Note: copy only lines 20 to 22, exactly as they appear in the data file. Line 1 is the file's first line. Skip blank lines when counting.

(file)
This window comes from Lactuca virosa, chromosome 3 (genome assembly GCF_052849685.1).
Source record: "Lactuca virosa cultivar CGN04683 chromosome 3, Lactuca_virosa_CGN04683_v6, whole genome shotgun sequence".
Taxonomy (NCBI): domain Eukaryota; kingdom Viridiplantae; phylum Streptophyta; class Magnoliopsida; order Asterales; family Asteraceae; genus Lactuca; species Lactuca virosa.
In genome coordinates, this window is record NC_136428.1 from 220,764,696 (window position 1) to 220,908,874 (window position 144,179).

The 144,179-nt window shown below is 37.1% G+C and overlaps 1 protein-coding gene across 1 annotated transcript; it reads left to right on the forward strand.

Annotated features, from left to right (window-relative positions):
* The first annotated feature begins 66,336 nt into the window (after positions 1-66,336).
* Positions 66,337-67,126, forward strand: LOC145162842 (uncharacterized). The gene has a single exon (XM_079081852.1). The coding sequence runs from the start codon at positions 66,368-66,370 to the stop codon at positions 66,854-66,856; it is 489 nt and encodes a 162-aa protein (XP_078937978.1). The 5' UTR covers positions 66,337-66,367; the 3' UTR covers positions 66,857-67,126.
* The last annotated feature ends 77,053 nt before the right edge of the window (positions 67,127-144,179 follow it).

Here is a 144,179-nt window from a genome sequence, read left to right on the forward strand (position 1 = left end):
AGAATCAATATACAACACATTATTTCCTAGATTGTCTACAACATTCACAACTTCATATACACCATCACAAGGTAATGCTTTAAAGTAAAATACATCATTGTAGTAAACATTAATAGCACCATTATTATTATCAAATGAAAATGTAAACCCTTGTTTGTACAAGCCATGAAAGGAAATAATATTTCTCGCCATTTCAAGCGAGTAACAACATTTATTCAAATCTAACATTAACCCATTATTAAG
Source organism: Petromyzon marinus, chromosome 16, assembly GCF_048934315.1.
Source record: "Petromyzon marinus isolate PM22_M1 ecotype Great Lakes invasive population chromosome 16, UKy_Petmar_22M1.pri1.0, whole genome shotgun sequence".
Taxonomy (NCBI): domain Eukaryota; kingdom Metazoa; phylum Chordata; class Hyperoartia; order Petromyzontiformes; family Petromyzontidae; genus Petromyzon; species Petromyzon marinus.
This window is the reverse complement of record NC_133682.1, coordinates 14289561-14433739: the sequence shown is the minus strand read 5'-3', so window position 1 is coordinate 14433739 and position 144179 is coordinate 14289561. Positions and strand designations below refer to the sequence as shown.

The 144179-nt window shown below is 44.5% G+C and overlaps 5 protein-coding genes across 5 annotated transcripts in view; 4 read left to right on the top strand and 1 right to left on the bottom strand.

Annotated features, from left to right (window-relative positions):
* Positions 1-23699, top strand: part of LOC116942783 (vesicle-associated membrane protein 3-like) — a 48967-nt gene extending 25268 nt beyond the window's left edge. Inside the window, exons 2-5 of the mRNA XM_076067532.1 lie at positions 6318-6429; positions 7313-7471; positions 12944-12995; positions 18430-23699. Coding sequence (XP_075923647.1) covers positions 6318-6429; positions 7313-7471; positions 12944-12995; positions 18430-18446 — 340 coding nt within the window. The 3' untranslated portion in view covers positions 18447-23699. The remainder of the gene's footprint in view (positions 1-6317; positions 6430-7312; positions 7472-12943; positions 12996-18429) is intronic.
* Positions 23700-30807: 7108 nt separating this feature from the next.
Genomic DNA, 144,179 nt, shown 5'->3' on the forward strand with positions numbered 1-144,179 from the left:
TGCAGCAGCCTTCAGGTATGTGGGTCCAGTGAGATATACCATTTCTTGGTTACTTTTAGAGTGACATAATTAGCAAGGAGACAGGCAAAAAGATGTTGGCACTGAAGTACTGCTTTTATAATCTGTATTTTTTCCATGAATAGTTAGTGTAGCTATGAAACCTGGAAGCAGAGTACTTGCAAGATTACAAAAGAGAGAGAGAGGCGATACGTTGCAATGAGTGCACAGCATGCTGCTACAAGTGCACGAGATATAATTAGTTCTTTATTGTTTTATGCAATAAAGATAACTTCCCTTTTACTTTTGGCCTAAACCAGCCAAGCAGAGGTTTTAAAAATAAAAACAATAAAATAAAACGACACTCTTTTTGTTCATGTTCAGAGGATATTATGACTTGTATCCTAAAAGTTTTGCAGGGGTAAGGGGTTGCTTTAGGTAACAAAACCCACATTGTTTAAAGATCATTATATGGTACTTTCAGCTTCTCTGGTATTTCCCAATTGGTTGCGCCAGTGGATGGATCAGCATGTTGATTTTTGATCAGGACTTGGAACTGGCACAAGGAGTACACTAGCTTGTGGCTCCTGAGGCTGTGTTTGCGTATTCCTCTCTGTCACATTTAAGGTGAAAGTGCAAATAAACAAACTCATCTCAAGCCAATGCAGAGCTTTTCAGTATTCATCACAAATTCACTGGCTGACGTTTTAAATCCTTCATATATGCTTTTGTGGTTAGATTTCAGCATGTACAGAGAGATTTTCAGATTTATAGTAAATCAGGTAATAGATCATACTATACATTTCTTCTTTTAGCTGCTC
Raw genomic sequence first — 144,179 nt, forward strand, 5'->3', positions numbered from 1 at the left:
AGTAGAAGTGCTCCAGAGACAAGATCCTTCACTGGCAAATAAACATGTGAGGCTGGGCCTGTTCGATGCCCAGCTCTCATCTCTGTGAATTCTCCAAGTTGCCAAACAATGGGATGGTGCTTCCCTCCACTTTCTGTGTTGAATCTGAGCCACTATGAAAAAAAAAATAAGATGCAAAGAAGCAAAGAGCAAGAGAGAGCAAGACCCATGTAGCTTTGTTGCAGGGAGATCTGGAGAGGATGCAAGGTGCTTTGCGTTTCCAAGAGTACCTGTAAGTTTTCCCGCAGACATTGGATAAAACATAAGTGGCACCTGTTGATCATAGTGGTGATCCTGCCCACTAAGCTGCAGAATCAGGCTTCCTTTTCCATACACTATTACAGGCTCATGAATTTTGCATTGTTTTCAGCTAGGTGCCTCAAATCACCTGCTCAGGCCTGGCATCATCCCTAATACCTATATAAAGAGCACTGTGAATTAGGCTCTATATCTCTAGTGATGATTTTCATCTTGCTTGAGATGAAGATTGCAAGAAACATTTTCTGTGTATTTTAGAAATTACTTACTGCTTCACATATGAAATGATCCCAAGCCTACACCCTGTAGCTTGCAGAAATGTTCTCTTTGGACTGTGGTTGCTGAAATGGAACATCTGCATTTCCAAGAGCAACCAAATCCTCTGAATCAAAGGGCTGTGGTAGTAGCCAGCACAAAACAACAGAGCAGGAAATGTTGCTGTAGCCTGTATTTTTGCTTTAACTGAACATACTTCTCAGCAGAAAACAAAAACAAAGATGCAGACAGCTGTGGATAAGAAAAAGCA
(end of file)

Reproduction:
Genomic DNA, 144,179 nt, shown 5'->3' on the forward strand with positions numbered 1-144,179 from the left:
TGCAGCAGCCTTCAGGTATGTGGGTCCAGTGAGATATACCATTTCTTGGTTACTTTTAGAGTGACATAATTAGCAAGGAGACAGGCAAAAAGATGTTGGCACTGAAGTACTGCTTTTATAATCTGTATTTTTTCCATGAATAGTTAGTGTAGCTATGAAACCTGGAAGCAGAGTACTTGCAAGATTACAAAAGAGAGAGAGAGGCGATACGTTGCAATGAGTGCACAGCATGCTGCTACAAGTGCACGAGATATAATTAGTTCTTTATTGTTTTATGCAATAAAGATAACTTCCCTTTTACTTTTGGCCTAAACCAGCCAAGCAGAGGTTTTAAAAATAAAAACAATAAAATAAAACGACACTCTTTTTGTTCATGTTCAGAGGATATTATGACTTGTATCCTAAAAGTTTTGCAGGGGTAAGGGGTTGCTTTAGGTAACAAAACCCACATTGTTTAAAGATCATTATATGGTACTTTCAGCTTCTCTGGTATTTCCCAATTGGTTGCGCCAGTGGATGGATCAGCATGTTGATTTTTGATCAGGACTTGGAACTGGCACAAGGAGTACACTAGCTTGTGGCTCCTGAGGCTGTGTTTGCGTATTCCTCTCTGTCACATTTAAGGTGAAAGTGCAAATAAACAAACTCATCTCAAGCCAATGCAGAGCTTTTCAGTATTCATCACAAATTCACTGGCTGACGTTTTAAATCCTTCATATATGCTTTTGTGGTTAGATTTCAGCATGTACAGAGAGATTTTCAGATTTATAGTAAATCAGGTAATAGATCATACTATACATTTCTTCTTTTAGCTGCTC
Raw genomic sequence first — 144,179 nt, forward strand, 5'->3', positions numbered from 1 at the left: